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Climate Risk Scorecard

Assessment Key
Significant ProgressSignificant Progress
Some ProgressSome Progress
No ProgressNo Progress
Not ApplicableNot Applicable

Commodity Futures Trading Commission

Other Agency Scorecards:
About the Commodity Futures Trading Commission

The Commodity Futures Trading Commission (CFTC) regulates commodity futures, commodity options, and swaps trading markets. The CFTC’s mission is to promote the integrity, resilience, and vibrancy of the U.S. derivatives market through sound regulation. It investigates and prosecutes commodities fraud, including foreign currency schemes, energy manipulation, and hedge fund fraud. Firms and individuals that deal with futures, swaps, and options must register with the CFTC, including commodity pool operators and advisors, futures commission merchants, introducing brokers, and swap dealers. 

Commodities are economic goods that are interchangeable with other goods of the same type, regardless of who produced them. Commodity prices are generally determined by supply and demand, and can be impacted by economic shocks, natural disasters, and investor preferences. Most commodities are raw materials, basic resources, agricultural, or mining products, but also include carbon offsets and carbon credits. Investors and traders can buy and sell commodities directly in the cash market or via derivatives such as futures and options. Commodity futures contracts are legal agreements to buy or sell commodities at a predetermined price and delivery date.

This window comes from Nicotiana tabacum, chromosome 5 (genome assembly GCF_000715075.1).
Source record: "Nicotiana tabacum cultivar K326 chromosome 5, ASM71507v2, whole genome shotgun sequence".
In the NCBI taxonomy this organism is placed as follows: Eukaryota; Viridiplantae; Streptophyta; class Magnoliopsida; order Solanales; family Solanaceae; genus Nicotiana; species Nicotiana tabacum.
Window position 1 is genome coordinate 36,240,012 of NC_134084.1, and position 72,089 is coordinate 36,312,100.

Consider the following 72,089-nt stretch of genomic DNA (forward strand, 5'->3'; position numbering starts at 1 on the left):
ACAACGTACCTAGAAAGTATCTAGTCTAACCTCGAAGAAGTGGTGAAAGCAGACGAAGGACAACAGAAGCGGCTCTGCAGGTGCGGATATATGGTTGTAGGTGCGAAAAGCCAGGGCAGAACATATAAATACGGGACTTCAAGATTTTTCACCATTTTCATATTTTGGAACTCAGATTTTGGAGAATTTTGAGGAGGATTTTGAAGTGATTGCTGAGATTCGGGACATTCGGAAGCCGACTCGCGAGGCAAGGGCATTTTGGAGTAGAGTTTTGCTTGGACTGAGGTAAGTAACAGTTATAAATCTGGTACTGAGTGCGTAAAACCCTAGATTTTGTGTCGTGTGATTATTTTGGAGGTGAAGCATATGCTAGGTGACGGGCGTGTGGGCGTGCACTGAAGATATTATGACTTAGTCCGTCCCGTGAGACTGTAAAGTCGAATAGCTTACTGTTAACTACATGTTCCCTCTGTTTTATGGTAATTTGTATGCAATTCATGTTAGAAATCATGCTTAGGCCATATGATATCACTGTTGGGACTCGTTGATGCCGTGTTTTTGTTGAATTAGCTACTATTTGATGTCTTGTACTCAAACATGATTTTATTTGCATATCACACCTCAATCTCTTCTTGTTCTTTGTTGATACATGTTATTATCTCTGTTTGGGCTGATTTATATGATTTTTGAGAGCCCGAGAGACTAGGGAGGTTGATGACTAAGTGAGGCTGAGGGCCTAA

Transactions relying on registries underlying the exchange-based carbon futures may be regulated by the CFTC. Carbon credits are currently traded in on voluntary markets that are not currently subject to the regulations that govern derivatives and securities markets. Because the CFTC is tasked with preventing fraud and manipulation in derivatives markets, it has the authority to review carbon markets and ensure high quality carbon offsets with a focus on integrity, infrastructure, and credibility.  

The CFTC’s regulations also require swap dealers to maintain an effective risk management program that covers various risks. It requires swap dealers to “establish, document, maintain and enforce” a system of risk management policies and procedures to monitor and manage market, credit, liquidity, and “any other applicable risks,” which could include material climate-related risks.  

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